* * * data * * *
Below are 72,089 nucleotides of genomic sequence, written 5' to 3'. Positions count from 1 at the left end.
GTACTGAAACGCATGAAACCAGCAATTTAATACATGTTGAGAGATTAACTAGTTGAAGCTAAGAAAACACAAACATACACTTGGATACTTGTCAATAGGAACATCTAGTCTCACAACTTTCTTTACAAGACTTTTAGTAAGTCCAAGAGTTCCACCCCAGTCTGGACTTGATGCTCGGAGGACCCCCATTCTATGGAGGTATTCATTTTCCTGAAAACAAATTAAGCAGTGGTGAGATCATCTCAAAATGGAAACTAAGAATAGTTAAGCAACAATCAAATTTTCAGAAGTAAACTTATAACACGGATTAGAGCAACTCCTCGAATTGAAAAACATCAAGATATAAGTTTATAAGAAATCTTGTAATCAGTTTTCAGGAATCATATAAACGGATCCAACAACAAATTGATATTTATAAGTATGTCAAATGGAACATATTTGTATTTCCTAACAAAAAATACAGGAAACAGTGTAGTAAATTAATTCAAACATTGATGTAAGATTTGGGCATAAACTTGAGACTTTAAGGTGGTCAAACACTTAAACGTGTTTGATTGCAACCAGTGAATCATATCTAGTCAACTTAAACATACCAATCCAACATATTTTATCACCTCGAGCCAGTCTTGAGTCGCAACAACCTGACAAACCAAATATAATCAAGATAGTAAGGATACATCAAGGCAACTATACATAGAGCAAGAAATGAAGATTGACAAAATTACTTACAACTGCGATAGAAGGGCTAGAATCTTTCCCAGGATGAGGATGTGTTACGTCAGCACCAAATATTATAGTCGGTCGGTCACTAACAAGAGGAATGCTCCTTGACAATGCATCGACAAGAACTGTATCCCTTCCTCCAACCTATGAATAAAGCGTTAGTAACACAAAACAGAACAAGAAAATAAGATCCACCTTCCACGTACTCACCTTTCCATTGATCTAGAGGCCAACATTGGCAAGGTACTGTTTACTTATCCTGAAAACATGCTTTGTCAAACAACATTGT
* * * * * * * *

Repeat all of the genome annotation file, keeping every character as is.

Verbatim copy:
Below are 72,089 nucleotides of genomic sequence, written 5' to 3'. Positions count from 1 at the left end.
GTACTGAAACGCATGAAACCAGCAATTTAATACATGTTGAGAGATTAACTAGTTGAAGCTAAGAAAACACAAACATACACTTGGATACTTGTCAATAGGAACATCTAGTCTCACAACTTTCTTTACAAGACTTTTAGTAAGTCCAAGAGTTCCACCCCAGTCTGGACTTGATGCTCGGAGGACCCCCATTCTATGGAGGTATTCATTTTCCTGAAAACAAATTAAGCAGTGGTGAGATCATCTCAAAATGGAAACTAAGAATAGTTAAGCAACAATCAAATTTTCAGAAGTAAACTTATAACACGGATTAGAGCAACTCCTCGAATTGAAAAACATCAAGATATAAGTTTATAAGAAATCTTGTAATCAGTTTTCAGGAATCATATAAACGGATCCAACAACAAATTGATATTTATAAGTATGTCAAATGGAACATATTTGTATTTCCTAACAAAAAATACAGGAAACAGTGTAGTAAATTAATTCAAACATTGATGTAAGATTTGGGCATAAACTTGAGACTTTAAGGTGGTCAAACACTTAAACGTGTTTGATTGCAACCAGTGAATCATATCTAGTCAACTTAAACATACCAATCCAACATATTTTATCACCTCGAGCCAGTCTTGAGTCGCAACAACCTGACAAACCAAATATAATCAAGATAGTAAGGATACATCAAGGCAACTATACATAGAGCAAGAAATGAAGATTGACAAAATTACTTACAACTGCGATAGAAGGGCTAGAATCTTTCCCAGGATGAGGATGTGTTACGTCAGCACCAAATATTATAGTCGGTCGGTCACTAACAAGAGGAATGCTCCTTGACAATGCATCGACAAGAACTGTATCCCTTCCTCCAACCTATGAATAAAGCGTTAGTAACACAAAACAGAACAAGAAAATAAGATCCACCTTCCACGTACTCACCTTTCCATTGATCTAGAGGCCAACATTGGCAAGGTACTGTTTACTTATCCTGAAAACATGCTTTGTCAAACAACATTGT